T l, Dr: despite what you see from the aqueous electromotive series, potassium does not reduce calcium oxide in this setting.
You may be assuming that potassium, which lies above calcium in the electromotive series for aqueous solutions, therefore lies above calcium in all other settings regardless of chemical environment or temperature. It doesn't. The electromotive series we see can change in different environments and at different temperatures.
For instance, in this Ellingham-Richardson diagram you see calcium oxidation at a very low oxygen potential, corresponding to a great tendency towards oxidation and thus a very high position for calcium in the "electromotive series" for anhydrous oxide formation. Where is potassium? Much higher up in free energy (starting around -650 on the free energy scale), corresponding to a less stable oxide and thus a lower tendency for potassium oxidation. In the absence of water solvent and at elevated temperatures (or even without elevated temperature but still in the absence of water), potassium does not displace calcium, or even manganese, from oxide formation. The order is very different from the aqueous one.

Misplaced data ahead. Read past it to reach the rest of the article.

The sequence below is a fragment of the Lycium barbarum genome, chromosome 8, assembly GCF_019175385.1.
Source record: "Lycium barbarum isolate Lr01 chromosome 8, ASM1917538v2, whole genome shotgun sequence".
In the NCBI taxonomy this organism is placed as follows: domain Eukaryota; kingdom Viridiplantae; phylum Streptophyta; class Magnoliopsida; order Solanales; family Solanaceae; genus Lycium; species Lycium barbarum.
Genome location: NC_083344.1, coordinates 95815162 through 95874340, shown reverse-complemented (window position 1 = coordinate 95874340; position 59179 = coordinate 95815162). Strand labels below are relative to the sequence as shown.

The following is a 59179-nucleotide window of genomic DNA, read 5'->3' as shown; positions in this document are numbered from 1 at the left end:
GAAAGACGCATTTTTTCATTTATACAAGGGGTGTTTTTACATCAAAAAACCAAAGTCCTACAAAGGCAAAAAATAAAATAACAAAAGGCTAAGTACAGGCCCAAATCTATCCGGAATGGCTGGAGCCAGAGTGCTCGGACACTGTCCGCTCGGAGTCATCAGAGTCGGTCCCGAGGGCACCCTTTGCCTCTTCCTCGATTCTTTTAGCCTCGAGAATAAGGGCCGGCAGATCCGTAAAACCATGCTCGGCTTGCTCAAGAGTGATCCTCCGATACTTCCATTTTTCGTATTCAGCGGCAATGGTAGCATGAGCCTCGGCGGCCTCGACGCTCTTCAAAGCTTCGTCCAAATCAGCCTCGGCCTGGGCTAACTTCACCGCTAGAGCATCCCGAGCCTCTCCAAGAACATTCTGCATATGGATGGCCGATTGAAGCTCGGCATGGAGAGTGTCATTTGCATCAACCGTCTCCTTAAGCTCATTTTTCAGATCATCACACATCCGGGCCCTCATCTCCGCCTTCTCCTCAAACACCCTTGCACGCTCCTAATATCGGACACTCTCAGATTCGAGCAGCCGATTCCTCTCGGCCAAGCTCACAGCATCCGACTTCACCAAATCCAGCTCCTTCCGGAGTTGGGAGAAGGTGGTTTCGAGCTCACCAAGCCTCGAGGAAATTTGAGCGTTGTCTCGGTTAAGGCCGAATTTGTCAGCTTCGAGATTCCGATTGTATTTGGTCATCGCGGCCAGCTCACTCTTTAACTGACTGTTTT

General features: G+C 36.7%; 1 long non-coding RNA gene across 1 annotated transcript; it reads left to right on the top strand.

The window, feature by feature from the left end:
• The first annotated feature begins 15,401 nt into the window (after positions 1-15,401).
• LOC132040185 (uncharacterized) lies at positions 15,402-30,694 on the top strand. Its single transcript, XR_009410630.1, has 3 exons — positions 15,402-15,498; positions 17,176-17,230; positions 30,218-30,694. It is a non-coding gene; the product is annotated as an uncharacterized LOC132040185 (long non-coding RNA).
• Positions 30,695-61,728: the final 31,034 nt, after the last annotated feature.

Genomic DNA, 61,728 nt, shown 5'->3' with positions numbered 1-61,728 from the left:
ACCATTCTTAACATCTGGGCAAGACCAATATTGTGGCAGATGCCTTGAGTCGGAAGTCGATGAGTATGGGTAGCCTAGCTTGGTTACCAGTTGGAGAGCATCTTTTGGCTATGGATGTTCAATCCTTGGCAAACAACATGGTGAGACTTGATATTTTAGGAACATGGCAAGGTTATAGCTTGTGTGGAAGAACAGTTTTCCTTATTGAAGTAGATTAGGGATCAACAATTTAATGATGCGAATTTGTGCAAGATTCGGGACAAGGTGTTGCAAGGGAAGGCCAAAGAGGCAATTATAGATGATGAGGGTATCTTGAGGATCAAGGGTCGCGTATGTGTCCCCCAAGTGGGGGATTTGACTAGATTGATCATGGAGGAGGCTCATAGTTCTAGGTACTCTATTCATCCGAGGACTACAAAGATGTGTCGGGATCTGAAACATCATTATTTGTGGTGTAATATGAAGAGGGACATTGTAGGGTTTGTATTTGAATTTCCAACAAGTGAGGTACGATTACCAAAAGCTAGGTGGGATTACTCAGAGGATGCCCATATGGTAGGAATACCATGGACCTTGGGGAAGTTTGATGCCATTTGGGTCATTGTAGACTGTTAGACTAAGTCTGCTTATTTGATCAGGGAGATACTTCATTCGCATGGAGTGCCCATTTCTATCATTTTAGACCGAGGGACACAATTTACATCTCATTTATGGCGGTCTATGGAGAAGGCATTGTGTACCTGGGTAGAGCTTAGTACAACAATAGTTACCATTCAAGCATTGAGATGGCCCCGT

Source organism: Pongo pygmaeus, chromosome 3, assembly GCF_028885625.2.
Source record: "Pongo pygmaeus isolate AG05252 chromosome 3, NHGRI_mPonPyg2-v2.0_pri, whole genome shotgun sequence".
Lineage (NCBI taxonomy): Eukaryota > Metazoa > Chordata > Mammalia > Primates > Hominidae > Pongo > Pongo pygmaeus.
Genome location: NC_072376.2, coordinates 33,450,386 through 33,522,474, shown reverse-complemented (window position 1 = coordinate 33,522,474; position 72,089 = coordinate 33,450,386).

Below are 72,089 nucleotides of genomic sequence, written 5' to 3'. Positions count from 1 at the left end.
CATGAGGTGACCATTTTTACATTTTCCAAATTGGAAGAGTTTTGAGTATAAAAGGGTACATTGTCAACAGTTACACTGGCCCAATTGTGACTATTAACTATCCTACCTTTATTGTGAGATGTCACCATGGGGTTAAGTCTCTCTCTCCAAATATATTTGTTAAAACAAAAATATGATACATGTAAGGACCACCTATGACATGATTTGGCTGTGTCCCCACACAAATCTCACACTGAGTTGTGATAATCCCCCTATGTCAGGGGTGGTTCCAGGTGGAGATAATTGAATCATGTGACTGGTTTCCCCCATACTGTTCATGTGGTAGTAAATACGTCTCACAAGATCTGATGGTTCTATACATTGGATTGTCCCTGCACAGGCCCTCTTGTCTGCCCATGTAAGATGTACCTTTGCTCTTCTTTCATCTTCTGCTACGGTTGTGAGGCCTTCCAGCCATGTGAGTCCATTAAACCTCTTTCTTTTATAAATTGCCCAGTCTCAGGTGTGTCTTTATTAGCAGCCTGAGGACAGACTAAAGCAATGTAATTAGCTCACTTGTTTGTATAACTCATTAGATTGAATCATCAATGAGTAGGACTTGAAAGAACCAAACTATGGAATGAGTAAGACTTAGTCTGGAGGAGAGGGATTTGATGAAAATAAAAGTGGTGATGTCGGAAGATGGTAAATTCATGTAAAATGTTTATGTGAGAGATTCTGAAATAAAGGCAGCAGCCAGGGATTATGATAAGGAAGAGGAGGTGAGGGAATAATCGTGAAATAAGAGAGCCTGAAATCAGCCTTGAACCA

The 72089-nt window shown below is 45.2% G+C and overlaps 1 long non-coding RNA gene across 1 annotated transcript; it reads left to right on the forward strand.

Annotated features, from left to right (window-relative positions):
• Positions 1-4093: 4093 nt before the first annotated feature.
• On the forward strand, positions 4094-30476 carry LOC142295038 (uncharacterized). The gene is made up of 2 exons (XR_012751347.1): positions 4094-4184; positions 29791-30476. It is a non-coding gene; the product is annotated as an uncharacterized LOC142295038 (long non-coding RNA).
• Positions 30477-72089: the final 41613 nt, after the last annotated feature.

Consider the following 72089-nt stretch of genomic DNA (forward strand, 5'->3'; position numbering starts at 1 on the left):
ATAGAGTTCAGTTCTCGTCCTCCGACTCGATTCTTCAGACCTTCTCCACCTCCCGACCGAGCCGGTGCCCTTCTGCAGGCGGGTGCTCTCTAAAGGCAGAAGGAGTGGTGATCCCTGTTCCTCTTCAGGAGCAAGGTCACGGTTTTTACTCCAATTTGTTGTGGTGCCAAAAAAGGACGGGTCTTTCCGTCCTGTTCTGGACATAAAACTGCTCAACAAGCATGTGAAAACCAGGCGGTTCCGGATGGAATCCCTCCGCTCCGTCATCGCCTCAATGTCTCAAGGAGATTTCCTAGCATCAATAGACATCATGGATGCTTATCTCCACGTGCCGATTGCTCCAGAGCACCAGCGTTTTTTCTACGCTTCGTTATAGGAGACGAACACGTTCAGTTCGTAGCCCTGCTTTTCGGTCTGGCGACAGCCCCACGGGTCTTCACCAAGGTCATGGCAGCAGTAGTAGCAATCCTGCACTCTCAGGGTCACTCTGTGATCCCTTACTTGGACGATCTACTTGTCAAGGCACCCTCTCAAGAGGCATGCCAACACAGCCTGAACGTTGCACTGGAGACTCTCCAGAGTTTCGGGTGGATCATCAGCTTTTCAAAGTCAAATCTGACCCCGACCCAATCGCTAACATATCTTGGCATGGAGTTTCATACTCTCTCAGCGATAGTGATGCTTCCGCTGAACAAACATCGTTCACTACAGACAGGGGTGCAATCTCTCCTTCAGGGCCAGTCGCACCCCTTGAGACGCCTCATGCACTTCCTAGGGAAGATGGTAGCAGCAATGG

Apart from lithium, all of the alkali metals are notoriously poor at oxide formation, compared with what we expect from aqueous solutions. Look again at the diagram; sodium isn't so hot compared with calcium, magnesium or aluminum either.
Calcium is made industrially by either electrolysis or reduction of calcium oxide with aluminum. In the latter reaction aluminum still forms a less stable oxide than calcium, but unlike potassium it can form ternary calcium-aluminum oxides that are still more stable than just calcium oxide. Thus part of the calcium from the lime is converted to these ternary compounds while the rest, not fitting in the ternary compounds, comes off as vapor.